The Hudson Yards / Hell's Kitchen Alliance supports the established and emerging mixed-use neighborhood by providing supplemental services, improvements, technical and professional services for its members, and effective advocacy and administration.



The neighborhood at the north end of the HY/HK Alliance district is Hell's Kitchen. Loosely defined as the area west of 8th Avenue between 34th and 59th Streets, Hell's Kitchen has a history as colorful as its name. Though the neighborhood now has a reputation for restaurants rather than riots, many of the locals can recall the darker past of Hell's Kitchen history.

For many years, Hell's Kitchen was famous for its fights. From ax-handle arguments over clotheslines to race riots, violence was a way of life. No one can pin down the exact origin of the neighborhood's name, but some refer to a tenement on 54th as the first "Hell's Kitchen." Others point to an infamous building at 39th Street, and it was also the name of a neighborhood gang. The West Side was peppered with menacing nicknames like Battle Row and the House of Blazes (where arson was rampant). The name may have also been taken from a similar slum that existed in London.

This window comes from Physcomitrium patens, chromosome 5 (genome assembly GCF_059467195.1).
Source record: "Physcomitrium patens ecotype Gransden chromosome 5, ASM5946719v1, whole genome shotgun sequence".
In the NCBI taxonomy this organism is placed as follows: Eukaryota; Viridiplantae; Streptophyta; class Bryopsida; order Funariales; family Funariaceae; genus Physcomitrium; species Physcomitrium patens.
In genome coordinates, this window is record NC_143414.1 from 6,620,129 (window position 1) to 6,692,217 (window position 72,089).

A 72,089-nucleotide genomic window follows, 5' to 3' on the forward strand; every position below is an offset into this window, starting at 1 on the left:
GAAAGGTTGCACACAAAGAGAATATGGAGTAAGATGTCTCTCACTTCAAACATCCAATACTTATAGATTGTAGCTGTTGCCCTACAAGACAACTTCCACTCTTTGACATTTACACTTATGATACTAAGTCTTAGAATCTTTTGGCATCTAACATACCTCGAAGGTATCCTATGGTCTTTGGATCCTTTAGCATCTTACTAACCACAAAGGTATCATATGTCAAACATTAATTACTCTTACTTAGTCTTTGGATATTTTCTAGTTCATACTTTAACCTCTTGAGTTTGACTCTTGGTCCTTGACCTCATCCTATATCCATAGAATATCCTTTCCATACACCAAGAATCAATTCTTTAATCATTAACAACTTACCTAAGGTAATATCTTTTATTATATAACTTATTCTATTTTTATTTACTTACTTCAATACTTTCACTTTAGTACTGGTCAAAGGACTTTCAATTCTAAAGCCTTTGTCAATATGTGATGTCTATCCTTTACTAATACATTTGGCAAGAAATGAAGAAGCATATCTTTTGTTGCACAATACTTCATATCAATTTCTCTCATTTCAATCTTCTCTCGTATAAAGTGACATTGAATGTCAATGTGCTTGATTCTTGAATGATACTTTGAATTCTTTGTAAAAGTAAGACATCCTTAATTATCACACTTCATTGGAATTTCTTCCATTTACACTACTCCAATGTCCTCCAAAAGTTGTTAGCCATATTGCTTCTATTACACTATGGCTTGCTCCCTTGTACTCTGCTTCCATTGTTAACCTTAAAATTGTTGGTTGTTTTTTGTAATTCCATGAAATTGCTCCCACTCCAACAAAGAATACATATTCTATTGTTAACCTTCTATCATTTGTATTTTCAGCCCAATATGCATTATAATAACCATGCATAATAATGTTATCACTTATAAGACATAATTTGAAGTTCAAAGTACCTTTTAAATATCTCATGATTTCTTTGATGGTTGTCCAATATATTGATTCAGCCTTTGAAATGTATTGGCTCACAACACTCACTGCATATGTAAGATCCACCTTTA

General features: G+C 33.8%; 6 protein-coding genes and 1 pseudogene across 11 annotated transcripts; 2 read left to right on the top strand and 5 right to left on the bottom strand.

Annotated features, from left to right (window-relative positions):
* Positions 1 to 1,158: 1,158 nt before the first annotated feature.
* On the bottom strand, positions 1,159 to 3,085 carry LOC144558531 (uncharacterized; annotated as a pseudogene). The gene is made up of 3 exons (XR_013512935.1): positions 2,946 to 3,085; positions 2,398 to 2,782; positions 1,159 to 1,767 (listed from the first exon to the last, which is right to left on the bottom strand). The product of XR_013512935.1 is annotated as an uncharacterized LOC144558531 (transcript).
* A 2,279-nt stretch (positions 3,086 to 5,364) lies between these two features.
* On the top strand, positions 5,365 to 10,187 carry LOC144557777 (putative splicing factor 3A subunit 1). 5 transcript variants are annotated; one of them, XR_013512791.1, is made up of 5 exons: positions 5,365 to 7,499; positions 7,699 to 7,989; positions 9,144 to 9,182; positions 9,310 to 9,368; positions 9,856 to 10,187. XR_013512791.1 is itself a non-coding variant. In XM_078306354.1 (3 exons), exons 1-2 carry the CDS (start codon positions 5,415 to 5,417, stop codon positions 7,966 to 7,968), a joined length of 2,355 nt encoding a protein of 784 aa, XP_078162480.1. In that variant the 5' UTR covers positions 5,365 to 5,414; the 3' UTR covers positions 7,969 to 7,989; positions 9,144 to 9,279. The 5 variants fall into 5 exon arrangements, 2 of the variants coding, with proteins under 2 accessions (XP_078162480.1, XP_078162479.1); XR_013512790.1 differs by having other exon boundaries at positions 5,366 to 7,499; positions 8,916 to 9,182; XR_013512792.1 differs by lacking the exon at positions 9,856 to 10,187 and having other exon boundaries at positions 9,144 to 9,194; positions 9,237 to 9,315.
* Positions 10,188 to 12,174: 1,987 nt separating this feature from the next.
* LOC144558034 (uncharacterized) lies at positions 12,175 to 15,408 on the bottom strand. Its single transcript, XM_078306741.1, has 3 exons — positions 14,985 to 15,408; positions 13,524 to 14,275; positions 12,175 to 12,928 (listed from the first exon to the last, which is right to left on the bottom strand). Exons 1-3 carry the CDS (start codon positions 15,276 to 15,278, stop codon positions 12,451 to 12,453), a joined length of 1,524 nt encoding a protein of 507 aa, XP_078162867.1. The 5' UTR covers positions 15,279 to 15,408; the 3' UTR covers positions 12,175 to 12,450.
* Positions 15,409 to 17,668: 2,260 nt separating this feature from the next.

Whatever the origin of the name, it fit. Hell's Kitchen was troubled by violence and general disorder. In 1851 the Hudson River Railroad opened a station at West 30th Street, and the development of the railway brought factories, lumberyards, slaughterhouses and tenements to house the numerous immigrant workers. Poverty and close quarters bred ill will between neighbors, and riots erupted between the residents. Eventually, gangs such as the Gophers, and later the Westies, ruled the streets. Hell’s Kitchen also served as an appropriate setting for one of the most famous gang rivalries of all: the Sharks and the Jets in Leonard Bernstein's West Side Story.